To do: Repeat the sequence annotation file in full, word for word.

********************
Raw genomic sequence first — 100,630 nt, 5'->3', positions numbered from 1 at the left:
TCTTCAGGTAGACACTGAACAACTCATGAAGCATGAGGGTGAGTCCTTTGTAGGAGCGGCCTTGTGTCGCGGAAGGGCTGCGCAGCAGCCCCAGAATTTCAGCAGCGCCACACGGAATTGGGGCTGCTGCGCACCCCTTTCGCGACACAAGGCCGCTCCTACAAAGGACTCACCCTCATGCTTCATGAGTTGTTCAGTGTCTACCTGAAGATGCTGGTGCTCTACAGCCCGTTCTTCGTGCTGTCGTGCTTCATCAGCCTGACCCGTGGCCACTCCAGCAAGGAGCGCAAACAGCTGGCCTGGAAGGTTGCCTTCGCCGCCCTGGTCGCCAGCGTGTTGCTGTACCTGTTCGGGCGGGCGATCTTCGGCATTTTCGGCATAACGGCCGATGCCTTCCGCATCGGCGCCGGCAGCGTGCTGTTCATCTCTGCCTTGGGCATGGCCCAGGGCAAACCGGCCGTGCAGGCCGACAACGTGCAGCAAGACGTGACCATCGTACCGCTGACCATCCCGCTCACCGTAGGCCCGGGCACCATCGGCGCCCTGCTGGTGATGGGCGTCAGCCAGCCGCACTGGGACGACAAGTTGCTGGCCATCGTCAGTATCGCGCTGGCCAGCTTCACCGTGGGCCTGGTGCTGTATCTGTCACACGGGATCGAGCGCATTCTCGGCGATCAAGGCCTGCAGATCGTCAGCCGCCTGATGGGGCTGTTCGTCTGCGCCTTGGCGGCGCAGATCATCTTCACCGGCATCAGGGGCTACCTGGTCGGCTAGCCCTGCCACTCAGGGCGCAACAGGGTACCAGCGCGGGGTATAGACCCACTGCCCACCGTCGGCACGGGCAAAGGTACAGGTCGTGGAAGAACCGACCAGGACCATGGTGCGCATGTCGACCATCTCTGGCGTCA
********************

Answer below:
Raw genomic sequence first — 100,630 nt, 5'->3', positions numbered from 1 at the left:
TCTTCAGGTAGACACTGAACAACTCATGAAGCATGAGGGTGAGTCCTTTGTAGGAGCGGCCTTGTGTCGCGGAAGGGCTGCGCAGCAGCCCCAGAATTTCAGCAGCGCCACACGGAATTGGGGCTGCTGCGCACCCCTTTCGCGACACAAGGCCGCTCCTACAAAGGACTCACCCTCATGCTTCATGAGTTGTTCAGTGTCTACCTGAAGATGCTGGTGCTCTACAGCCCGTTCTTCGTGCTGTCGTGCTTCATCAGCCTGACCCGTGGCCACTCCAGCAAGGAGCGCAAACAGCTGGCCTGGAAGGTTGCCTTCGCCGCCCTGGTCGCCAGCGTGTTGCTGTACCTGTTCGGGCGGGCGATCTTCGGCATTTTCGGCATAACGGCCGATGCCTTCCGCATCGGCGCCGGCAGCGTGCTGTTCATCTCTGCCTTGGGCATGGCCCAGGGCAAACCGGCCGTGCAGGCCGACAACGTGCAGCAAGACGTGACCATCGTACCGCTGACCATCCCGCTCACCGTAGGCCCGGGCACCATCGGCGCCCTGCTGGTGATGGGCGTCAGCCAGCCGCACTGGGACGACAAGTTGCTGGCCATCGTCAGTATCGCGCTGGCCAGCTTCACCGTGGGCCTGGTGCTGTATCTGTCACACGGGATCGAGCGCATTCTCGGCGATCAAGGCCTGCAGATCGTCAGCCGCCTGATGGGGCTGTTCGTCTGCGCCTTGGCGGCGCAGATCATCTTCACCGGCATCAGGGGCTACCTGGTCGGCTAGCCCTGCCACTCAGGGCGCAACAGGGTACCAGCGCGGGGTATAGACCCACTGCCCACCGTCGGCACGGGCAAAGGTACAGGTCGTGGAAGAACCGACCAGGACCATGGTGCGCATGTCGACCATCTCTGGCGTCA